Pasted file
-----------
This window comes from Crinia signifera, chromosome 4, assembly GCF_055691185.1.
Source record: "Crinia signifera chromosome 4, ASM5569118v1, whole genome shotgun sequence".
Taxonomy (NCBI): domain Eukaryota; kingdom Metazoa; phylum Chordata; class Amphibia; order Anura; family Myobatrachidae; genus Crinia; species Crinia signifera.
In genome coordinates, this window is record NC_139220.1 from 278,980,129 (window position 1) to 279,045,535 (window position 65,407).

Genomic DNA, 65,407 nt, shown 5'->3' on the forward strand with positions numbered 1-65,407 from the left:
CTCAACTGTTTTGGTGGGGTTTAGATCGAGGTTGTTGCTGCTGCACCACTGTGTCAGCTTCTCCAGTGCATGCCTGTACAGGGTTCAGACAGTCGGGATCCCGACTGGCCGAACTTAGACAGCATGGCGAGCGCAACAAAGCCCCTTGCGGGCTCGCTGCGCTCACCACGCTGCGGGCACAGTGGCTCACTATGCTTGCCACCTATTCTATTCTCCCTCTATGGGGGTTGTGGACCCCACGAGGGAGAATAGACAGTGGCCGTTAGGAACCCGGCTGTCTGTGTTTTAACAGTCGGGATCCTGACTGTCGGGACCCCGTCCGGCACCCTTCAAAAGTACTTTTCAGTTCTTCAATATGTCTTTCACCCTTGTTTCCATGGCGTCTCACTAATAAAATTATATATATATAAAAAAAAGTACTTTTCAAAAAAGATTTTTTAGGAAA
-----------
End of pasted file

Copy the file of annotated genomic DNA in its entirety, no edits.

This window comes from Crinia signifera, chromosome 4, assembly GCF_055691185.1.
Source record: "Crinia signifera chromosome 4, ASM5569118v1, whole genome shotgun sequence".
Taxonomy (NCBI): domain Eukaryota; kingdom Metazoa; phylum Chordata; class Amphibia; order Anura; family Myobatrachidae; genus Crinia; species Crinia signifera.
In genome coordinates, this window is record NC_139220.1 from 278,980,129 (window position 1) to 279,045,535 (window position 65,407).

Genomic DNA, 65,407 nt, shown 5'->3' on the forward strand with positions numbered 1-65,407 from the left:
CTCAACTGTTTTGGTGGGGTTTAGATCGAGGTTGTTGCTGCTGCACCACTGTGTCAGCTTCTCCAGTGCATGCCTGTACAGGGTTCAGACAGTCGGGATCCCGACTGGCCGAACTTAGACAGCATGGCGAGCGCAACAAAGCCCCTTGCGGGCTCGCTGCGCTCACCACGCTGCGGGCACAGTGGCTCACTATGCTTGCCACCTATTCTATTCTCCCTCTATGGGGGTTGTGGACCCCACGAGGGAGAATAGACAGTGGCCGTTAGGAACCCGGCTGTCTGTGTTTTAACAGTCGGGATCCTGACTGTCGGGACCCCGTCCGGCACCCTTCAAAAGTACTTTTCAGTTCTTCAATATGTCTTTCACCCTTGTTTCCATGGCGTCTCACTAATAAAATTATATATATATAAAAAAAAGTACTTTTCAAAAAAGATTTTTTAGGAAA